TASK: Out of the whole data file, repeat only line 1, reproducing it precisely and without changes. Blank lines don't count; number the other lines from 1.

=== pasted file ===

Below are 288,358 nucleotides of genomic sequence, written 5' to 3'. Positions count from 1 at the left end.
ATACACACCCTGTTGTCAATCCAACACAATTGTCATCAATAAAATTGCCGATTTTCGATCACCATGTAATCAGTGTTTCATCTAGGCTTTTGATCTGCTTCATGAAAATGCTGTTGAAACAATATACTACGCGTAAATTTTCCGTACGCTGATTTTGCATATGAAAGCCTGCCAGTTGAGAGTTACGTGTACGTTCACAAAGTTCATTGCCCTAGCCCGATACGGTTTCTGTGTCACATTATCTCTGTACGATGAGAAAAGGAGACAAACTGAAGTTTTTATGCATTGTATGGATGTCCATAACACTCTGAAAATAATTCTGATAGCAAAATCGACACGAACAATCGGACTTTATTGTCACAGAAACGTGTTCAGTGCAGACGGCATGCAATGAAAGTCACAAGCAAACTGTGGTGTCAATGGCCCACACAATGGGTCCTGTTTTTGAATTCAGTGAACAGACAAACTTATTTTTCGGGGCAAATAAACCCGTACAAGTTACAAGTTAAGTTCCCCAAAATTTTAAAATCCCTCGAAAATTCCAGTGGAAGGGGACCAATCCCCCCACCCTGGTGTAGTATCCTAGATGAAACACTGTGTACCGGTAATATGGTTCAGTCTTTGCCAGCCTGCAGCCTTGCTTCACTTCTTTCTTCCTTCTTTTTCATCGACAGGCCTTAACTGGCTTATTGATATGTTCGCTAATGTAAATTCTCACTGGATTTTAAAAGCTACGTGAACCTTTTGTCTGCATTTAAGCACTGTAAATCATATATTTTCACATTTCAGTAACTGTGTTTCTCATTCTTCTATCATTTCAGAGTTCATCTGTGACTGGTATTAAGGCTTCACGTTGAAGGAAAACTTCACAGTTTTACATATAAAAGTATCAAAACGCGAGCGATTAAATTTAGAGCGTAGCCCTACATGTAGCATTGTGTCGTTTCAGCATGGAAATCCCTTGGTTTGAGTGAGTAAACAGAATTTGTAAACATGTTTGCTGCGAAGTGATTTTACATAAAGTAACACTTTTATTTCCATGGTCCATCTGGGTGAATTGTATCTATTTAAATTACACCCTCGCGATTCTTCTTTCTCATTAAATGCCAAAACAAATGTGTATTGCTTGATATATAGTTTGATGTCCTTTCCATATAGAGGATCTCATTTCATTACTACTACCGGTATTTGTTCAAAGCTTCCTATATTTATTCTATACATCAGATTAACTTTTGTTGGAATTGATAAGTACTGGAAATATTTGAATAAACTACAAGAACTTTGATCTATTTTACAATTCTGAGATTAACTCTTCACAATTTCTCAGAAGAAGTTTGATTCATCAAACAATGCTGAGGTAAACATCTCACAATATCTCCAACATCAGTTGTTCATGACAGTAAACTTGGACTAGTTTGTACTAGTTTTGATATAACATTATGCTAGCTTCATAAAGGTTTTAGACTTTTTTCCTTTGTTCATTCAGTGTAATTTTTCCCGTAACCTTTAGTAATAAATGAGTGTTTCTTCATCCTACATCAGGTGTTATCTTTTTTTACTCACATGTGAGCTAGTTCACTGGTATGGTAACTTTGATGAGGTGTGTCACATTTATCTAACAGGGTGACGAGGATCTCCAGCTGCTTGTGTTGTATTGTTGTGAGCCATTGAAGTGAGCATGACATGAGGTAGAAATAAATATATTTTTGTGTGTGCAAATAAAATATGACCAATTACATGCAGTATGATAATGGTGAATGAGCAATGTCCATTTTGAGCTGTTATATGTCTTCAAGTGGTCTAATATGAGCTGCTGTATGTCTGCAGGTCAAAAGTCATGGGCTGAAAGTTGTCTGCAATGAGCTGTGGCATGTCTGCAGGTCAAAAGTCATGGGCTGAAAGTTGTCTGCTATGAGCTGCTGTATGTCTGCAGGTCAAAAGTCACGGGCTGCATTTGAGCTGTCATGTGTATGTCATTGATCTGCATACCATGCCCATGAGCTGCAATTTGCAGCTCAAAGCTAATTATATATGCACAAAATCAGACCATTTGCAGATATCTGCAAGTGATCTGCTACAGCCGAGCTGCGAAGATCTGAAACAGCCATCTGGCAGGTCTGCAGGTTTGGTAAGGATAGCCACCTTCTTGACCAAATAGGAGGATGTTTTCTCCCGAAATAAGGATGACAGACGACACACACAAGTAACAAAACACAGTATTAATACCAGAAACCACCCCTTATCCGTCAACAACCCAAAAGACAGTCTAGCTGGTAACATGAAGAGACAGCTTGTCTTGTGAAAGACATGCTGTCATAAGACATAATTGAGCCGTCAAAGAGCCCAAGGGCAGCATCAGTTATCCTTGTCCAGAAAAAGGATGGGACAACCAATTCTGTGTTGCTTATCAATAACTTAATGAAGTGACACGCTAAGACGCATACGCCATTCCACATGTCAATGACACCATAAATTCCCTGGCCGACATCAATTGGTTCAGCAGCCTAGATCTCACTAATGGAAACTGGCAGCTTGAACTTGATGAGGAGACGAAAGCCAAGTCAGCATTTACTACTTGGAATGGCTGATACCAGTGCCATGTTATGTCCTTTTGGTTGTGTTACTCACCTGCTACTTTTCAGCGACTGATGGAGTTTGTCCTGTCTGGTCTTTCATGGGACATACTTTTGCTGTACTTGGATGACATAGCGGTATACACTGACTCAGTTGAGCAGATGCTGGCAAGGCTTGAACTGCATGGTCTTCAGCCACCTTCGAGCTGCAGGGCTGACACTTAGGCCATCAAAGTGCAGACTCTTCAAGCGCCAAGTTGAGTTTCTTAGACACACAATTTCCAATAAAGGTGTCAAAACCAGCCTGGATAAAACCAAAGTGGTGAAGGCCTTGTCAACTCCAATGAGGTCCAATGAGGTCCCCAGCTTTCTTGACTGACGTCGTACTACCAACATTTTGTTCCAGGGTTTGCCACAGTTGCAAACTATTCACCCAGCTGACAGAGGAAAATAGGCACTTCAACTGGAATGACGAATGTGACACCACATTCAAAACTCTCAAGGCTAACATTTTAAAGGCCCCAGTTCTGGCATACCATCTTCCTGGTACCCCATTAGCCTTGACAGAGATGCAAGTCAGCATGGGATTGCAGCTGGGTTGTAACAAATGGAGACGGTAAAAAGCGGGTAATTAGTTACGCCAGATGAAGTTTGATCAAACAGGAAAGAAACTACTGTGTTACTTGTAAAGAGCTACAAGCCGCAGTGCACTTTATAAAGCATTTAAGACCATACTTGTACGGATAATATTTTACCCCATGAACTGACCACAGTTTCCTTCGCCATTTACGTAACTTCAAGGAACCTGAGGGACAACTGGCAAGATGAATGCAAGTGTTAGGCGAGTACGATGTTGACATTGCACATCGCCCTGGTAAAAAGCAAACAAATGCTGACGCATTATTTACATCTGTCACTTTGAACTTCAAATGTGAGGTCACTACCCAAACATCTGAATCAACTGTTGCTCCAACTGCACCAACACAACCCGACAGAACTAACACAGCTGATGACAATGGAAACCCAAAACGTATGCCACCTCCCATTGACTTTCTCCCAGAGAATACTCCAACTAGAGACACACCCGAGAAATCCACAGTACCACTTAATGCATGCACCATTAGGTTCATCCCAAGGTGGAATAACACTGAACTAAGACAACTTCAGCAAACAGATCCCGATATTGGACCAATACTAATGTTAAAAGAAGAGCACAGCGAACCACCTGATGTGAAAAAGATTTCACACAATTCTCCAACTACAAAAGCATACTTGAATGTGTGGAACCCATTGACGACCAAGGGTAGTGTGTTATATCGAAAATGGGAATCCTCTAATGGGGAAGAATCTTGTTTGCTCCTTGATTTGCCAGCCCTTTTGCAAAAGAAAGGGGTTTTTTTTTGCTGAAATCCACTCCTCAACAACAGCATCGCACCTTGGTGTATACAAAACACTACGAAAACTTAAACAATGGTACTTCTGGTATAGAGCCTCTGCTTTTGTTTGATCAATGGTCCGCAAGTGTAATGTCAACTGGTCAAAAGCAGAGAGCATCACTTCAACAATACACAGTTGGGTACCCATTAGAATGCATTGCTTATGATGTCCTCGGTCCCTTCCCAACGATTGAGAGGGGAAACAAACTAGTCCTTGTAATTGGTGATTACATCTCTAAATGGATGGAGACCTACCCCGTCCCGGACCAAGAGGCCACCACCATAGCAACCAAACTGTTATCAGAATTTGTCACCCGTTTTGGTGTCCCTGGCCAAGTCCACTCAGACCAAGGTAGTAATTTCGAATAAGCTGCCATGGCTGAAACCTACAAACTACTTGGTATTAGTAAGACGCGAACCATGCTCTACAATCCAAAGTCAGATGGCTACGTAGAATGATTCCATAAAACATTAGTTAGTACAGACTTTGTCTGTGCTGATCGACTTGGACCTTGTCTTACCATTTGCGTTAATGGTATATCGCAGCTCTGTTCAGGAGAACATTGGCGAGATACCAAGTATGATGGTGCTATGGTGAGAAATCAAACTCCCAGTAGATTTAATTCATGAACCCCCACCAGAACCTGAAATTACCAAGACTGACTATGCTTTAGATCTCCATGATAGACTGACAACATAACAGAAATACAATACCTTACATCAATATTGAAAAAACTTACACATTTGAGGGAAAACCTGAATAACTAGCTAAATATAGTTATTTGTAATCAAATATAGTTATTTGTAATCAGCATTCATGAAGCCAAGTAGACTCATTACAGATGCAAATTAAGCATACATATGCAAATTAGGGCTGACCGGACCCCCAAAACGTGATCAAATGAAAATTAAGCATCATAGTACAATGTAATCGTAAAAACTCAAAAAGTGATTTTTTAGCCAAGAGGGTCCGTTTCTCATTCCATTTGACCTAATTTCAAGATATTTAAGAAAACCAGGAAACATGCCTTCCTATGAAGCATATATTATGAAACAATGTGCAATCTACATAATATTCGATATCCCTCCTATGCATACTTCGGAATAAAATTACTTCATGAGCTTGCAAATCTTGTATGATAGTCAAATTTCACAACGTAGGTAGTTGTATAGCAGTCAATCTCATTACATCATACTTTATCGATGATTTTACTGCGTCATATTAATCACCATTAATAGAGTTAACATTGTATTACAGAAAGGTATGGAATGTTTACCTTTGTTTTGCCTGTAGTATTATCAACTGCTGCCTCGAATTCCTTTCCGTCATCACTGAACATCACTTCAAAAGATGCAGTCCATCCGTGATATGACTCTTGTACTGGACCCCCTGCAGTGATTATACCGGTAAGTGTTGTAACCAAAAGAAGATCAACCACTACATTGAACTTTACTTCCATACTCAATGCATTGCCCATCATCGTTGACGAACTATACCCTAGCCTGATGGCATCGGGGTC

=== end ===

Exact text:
Below are 288,358 nucleotides of genomic sequence, written 5' to 3'. Positions count from 1 at the left end.